Sweeping seizures

Another recent trend is seizing all assets owned by one businessman in back-to-back court cases, Shumanov noted, which is just what happened to Russian metal tycoon Yury Antipov. After the Chelyabinsk Electrometallurgical Plant was seized from Antipov, the authorities moved on to his other main asset, a company that owned wineries and 13,000 hectares of land in Russia’s southern Krasnodar region.

The government didn’t stop at seizing assets in the case of the Chelyabinsk plant, and also brought criminal charges for having sexual relations with a minor against Pavel Khorovsky, the director of one of its factories. Lawyer Leonid Tarabahchik told independent media outlet Agentstvo that the criminal case was likely a “reprisal” for Antipov’s attempt to appeal the seizure of his assets.

Up to 50 enterprises can be seized by the Russian Prosecutor’s Office annually “if it operates at full capacity”, Shumanov said.

In other cases, expropriation followed a criminal case against a business owner. This was what happened to the former owner of Yugra Bank, Alexey Khotin, who was sentenced to nine years in prison for embezzlement in March, only for the authorities to come for his properties in Moscow, including the famed Four Seasons Hotel, three months later.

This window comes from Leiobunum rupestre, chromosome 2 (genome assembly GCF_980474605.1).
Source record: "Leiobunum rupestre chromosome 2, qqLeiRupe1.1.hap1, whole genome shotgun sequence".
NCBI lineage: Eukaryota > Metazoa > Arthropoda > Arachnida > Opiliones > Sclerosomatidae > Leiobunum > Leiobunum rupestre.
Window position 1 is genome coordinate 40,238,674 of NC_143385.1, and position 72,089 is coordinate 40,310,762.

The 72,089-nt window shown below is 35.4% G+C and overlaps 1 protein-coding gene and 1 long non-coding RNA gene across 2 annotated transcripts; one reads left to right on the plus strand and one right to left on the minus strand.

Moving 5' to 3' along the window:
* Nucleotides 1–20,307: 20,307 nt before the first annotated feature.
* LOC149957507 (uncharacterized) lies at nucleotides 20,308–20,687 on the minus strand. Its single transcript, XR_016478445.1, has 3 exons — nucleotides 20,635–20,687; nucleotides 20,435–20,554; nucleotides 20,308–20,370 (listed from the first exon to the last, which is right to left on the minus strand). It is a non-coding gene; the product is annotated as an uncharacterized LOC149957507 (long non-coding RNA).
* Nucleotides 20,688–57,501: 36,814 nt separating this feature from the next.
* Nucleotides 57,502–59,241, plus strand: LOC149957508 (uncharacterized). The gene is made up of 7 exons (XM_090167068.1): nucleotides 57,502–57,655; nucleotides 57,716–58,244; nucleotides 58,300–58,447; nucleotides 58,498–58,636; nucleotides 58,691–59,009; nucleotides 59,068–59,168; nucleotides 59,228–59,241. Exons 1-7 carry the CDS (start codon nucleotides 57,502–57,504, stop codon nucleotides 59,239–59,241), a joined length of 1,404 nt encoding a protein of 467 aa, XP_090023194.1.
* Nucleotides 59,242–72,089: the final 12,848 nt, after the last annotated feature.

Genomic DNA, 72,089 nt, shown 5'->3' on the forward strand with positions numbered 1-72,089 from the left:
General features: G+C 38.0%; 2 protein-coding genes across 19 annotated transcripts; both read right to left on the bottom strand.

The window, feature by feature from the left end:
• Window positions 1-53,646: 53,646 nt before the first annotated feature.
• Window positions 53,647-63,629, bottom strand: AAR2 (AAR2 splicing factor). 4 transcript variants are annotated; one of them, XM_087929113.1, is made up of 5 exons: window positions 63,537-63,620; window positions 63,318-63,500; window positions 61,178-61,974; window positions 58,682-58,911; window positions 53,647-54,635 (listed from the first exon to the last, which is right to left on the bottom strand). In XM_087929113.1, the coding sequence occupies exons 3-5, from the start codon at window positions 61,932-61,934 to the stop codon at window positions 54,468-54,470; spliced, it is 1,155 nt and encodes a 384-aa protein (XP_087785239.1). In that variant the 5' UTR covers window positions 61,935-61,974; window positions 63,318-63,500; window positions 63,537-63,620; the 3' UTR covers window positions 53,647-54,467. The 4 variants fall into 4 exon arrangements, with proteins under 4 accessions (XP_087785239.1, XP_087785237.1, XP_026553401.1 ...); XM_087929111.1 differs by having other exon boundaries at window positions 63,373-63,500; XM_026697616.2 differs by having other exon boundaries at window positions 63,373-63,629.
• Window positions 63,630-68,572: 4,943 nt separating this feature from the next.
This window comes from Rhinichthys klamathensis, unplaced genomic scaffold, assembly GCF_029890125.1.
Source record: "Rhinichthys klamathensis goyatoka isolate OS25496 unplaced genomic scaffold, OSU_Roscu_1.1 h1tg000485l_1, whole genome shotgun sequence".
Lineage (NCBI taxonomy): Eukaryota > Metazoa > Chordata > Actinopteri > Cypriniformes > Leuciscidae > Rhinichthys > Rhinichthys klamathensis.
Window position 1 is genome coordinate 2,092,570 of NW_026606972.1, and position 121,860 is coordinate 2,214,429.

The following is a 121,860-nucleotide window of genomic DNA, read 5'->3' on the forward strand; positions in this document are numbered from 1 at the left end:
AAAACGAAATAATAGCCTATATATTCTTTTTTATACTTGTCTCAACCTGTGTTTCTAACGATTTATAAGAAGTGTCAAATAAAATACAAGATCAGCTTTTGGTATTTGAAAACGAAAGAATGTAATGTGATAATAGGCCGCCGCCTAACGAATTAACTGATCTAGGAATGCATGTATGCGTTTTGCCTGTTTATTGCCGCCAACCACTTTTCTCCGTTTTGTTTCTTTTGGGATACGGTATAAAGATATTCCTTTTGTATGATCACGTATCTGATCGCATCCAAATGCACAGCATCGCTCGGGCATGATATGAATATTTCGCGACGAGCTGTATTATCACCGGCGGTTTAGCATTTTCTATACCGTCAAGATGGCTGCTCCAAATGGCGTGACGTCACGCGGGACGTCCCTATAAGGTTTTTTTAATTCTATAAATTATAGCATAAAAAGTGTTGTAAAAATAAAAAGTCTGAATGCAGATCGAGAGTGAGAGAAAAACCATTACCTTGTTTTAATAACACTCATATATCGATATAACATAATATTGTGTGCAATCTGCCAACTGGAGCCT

Up to 50 enterprises can be seized by the Russian Prosecutor’s Office annually “if it operates at full capacity”, Shumanov said, adding that real estate owners, as well as owners of military industrial enterprises, chemical companies, energy and mining enterprises, and ports, are at a higher risk of asset seizure, especially if the assets are owned by individuals with foreign citizenship or controlled through companies based outside Russia.

The Russian state is likely to keep targeting entrepreneurs with similar profiles and seizing “any assets they can get their hands on”, Shumanov said. “They’re bleeding them dry. It doesn’t matter when the assets were acquired, whether it was during someone’s time in government office, before or after that. It doesn’t even matter if the asset has any connection to what the Prosecutor General’s Office is seizing.”

pdfshareprint
Editor in chief — Kirill Martynov. Terms of use. Privacy policy.